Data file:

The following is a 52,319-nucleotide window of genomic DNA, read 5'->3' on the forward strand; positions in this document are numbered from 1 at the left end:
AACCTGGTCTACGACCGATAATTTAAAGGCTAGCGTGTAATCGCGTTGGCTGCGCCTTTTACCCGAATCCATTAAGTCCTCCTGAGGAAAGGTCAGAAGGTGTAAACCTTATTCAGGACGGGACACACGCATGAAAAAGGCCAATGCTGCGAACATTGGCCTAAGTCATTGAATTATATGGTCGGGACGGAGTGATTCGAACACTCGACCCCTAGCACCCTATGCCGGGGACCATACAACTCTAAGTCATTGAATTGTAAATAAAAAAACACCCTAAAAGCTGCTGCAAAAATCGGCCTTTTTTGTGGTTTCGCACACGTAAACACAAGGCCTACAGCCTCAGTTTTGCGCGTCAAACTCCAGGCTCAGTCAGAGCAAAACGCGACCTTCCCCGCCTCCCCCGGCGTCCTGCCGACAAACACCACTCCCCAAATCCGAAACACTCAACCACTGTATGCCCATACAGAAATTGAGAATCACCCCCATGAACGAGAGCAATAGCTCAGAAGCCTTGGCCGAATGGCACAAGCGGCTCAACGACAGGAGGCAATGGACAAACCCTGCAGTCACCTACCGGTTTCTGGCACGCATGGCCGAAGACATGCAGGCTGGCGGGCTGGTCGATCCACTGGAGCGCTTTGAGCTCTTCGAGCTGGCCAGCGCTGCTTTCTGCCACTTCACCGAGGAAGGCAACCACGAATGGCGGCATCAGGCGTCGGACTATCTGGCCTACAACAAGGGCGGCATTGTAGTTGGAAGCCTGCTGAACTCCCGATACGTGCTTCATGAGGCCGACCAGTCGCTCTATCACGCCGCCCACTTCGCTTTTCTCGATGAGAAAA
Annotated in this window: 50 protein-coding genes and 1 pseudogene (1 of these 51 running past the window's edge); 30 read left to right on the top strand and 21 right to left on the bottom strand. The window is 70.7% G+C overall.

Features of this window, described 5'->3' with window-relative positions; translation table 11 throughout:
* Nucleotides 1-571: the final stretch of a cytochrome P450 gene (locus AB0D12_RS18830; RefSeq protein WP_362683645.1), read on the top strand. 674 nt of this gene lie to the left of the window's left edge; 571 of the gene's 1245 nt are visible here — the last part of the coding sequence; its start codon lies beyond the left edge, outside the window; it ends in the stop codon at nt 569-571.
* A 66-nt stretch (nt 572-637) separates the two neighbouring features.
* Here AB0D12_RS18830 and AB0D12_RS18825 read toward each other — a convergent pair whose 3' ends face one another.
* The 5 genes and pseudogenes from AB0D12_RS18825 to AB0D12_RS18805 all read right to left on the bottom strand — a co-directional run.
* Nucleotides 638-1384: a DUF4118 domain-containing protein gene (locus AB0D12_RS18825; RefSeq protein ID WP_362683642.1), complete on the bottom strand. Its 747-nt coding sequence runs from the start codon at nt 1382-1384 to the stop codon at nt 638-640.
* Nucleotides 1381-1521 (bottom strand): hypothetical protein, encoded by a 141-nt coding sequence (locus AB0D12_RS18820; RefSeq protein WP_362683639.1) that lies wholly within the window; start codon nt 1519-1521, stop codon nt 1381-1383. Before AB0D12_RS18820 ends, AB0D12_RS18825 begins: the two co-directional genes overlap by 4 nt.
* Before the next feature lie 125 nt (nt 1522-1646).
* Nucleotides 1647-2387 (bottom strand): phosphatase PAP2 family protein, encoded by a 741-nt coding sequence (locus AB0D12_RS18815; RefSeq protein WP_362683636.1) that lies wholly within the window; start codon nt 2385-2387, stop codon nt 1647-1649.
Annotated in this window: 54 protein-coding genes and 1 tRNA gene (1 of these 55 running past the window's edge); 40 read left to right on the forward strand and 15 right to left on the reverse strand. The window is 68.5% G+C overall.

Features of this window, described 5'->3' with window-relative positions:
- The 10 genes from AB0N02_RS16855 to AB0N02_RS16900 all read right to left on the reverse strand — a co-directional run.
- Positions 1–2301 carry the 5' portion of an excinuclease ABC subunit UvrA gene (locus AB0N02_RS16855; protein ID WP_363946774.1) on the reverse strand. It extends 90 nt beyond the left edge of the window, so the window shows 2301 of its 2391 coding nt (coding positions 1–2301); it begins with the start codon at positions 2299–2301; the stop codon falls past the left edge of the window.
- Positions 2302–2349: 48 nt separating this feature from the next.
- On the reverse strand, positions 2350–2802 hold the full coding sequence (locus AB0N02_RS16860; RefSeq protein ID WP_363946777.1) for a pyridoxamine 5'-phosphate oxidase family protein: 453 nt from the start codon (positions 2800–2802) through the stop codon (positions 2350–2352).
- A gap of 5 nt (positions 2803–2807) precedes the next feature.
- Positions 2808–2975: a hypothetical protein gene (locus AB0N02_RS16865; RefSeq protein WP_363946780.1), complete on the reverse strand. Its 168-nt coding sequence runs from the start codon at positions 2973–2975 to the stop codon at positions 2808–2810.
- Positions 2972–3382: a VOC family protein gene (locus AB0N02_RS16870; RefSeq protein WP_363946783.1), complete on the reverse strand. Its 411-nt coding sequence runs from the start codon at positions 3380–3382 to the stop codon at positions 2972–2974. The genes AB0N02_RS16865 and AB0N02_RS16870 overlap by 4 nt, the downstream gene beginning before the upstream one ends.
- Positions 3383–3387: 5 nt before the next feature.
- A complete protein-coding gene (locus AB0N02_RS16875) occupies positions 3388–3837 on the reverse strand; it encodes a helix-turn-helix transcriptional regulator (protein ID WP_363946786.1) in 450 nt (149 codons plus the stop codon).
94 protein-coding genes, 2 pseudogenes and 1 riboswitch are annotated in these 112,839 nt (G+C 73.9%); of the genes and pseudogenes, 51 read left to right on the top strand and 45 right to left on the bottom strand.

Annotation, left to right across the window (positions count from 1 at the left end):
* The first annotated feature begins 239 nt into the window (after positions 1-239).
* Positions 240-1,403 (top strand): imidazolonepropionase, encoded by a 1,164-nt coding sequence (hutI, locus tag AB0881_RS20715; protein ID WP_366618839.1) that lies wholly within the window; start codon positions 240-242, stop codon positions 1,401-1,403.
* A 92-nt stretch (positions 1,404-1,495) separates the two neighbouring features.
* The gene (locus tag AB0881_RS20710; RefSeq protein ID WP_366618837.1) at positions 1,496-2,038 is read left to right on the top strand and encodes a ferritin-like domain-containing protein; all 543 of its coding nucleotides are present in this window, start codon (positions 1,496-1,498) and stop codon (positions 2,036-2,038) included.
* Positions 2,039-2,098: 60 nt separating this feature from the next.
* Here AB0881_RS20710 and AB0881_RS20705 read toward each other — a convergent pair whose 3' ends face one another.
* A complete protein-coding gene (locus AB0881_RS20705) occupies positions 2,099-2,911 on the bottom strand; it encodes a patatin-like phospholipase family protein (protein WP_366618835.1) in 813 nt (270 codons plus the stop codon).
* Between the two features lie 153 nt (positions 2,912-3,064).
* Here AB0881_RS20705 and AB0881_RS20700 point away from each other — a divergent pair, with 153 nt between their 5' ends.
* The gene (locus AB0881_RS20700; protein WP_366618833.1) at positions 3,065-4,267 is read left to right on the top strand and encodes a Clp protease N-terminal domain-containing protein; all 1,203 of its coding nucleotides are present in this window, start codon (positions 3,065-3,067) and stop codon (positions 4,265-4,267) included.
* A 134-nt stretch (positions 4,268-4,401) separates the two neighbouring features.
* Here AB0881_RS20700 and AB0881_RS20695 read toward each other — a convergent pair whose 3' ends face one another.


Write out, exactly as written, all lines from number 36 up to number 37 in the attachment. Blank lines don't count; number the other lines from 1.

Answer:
* A 134-nt stretch (positions 4,268-4,401) separates the two neighbouring features.
* Here AB0881_RS20700 and AB0881_RS20695 read toward each other — a convergent pair whose 3' ends face one another.